Note: This page contains sample records for the topic "in-ocean observations cxs" from the National Library of EnergyBeta (NLEBeta).
While these samples are representative of the content of NLEBeta,
they are not comprehensive nor are they the most current set.
We encourage you to perform a real-time search of NLEBeta
to obtain the most current and comprehensive results.


361

Suzaku observations of AGN and synergy with GLAST  

SciTech Connect (OSTI)

In next five years, dramatic progress is anticipated for the AGN studies, as we have two important missions to observe celestial sources in the high energy regime: GLAST and Suzaku. Suzaku is the 5th Japanese X-ray astronomy satellite which was successfully launched in July 2005. It carries four X-ray sensitive imaging CCD cameras (0.2-12 keV) located in the focal planes of X-ray telescope, and a non-imaging, collimated hard X-ray detector, which extends the bandpass of the observatory to include the 10-600 keV range. Simultaneous monitoring observations by the two instruments (GLAST and Suzaku) will be particularly valuable for variable radio-loud AGN, allowing the cross-correlations of time series as well as detailed modeling of the spectral evolution between the X-ray and gamma-ray energy bands. In this paper, we show early highlights from Suzaku observations of radio-loud AGNs, and discuss what we can do with GLAST in forthcoming years.

Kataoka, Jun [Department of Physics, Tokyo Institute of Technology, Tokyo, 152-8551 (Japan); Takahashi, Tad [Institute of Space and Astronautical Science, JAXA, Kanagawa, 229-8510 (Japan); Madejski, Greg [Kavli Institute for Particle Astrophysics and Cosmology, Stanford University (United States)

2007-07-12T23:59:59.000Z

362

Suzaku Observations of AGN and Synergy with GLAST  

SciTech Connect (OSTI)

In next five years, dramatic progress is anticipated for the AGN studies, as we have two important missions to observe celestial sources in the high energy regime: GLAST and Suzaku. Suzaku is the 5th Japanese X-ray astronomy satellite which was successfully launched in July 2005. It carries four X-ray sensitive imaging CCD cameras (0.2-12 keV) located in the focal planes of X-ray telescope, and a non-imaging, collimated hard X-ray detector, which extends the bandpass of the observatory to include the 10-600 keV range. Simultaneous monitoring observations by the two instruments (GLAST and Suzaku) will be particularly valuable for variable radio-loud AGN, allowing the cross-correlations of time series as well as detailed modeling of the spectral evolution between the X-ray and gamma-ray energy bands. In this paper, we show early highlights from Suzaku observations of radio-loud AGNs, and discuss what we can do with GLAST in forthcoming years.

Kataoka, Jun; /Tokyo Inst. Tech.; Takahashi, Tad; /JAXA, Sagamihara; Madejski, Greg; /KIPAC, Menlo Park

2007-10-29T23:59:59.000Z

363

Thermonuclear X-ray Bursts: Theory vs. Observations  

E-Print Network [OSTI]

I review our theoretical understanding of thermonuclear flashes on accreting neutron stars, concentrating on comparisons to observations. Sequences of regular Type I X-ray bursts from GS 1826-24 and 4U 1820-30 are very well described by the theory. I discuss recent work which attempts to use the observed burst properties in these sources to constrain the composition of the accreted material. For GS 1826-24, variations in the burst energetics with accretion rate indicate that the accreted material has solar metallicity; for 4U 1820-30, future observations should constrain the hydrogen fraction, testing evolutionary models. I briefly discuss the global bursting behavior of burst sources, which continues to be a major puzzle. Finally, I turn to superbursts, which naturally fit into the picture as unstable carbon ignition in a thick layer of heavy elements. I present new time-dependent models of the cooling tails of superbursts, and discuss the various interactions between superbursts and normal Type I bursts, and what can be learned from them.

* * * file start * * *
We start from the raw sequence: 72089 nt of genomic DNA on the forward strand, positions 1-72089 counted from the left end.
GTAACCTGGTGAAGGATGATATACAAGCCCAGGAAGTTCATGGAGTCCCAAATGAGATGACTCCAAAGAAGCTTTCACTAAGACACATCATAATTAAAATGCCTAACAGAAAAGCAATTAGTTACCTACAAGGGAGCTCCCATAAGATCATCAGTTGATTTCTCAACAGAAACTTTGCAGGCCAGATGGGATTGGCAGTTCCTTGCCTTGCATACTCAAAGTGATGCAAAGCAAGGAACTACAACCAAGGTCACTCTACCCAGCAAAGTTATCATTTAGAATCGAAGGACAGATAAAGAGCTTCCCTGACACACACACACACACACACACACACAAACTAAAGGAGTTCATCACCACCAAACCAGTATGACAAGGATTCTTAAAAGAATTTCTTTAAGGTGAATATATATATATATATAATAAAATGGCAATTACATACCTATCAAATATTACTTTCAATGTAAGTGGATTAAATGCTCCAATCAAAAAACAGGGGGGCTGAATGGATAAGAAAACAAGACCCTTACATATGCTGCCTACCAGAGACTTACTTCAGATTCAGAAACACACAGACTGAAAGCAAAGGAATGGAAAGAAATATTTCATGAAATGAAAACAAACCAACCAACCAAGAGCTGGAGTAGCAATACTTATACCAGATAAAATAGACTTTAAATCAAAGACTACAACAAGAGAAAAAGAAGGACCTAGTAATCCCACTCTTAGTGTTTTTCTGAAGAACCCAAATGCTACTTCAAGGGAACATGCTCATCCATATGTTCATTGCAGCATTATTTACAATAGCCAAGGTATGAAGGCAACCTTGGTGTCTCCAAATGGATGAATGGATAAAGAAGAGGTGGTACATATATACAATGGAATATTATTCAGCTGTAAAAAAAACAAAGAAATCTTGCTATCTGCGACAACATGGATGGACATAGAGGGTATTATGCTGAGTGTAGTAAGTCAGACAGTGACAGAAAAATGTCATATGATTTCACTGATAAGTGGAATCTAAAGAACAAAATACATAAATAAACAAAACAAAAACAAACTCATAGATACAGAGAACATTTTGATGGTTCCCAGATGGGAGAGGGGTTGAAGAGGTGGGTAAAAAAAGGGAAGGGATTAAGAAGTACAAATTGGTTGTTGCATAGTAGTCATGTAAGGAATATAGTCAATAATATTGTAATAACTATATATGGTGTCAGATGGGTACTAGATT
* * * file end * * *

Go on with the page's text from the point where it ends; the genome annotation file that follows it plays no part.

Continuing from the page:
Andrew Cumming

2003-11-18T23:59:59.000Z

364

Thermonuclear supernova models, and observations of Type Ia supernovae  

E-Print Network [OSTI]

In this paper, we review the present state of theoretical models of thermonuclear supernovae, and compare their predicitions with the constraints derived from observations of Type Ia supernovae. The diversity of explosion mechanisms usually found in one-dimensional simulations is a direct consequence of the impossibility to resolve the flame structure under the assumption of spherical symmetry. Spherically symmetric models have been successful in explaining many of the observational features of Type Ia supernovae, but they rely on two kinds of empirical models: one that describes the behaviour of the flame on the scales unresolved by the code, and another that takes account of the evolution of the flame shape. In contrast, three-dimensional simulations are able to compute the flame shape in a self-consistent way, but they still need a model for the propagation of the flame in the scales unresolved by the code. Furthermore, in three dimensions the number of degrees of freedom of the initial configuration of the white dwarf at runaway is much larger than in one dimension. Recent simulations have shown that the sensitivity of the explosion output to the initial conditions can be extremely large. New paradigms of thermonuclear supernovae have emerged from this situation, as the Pulsating Reverse Detonation. The resolution of all these issues must rely on the predictions of observational properties of the models, and their comparison with current Type Ia supernova data, including X-ray spectra of Type Ia supernova remnants.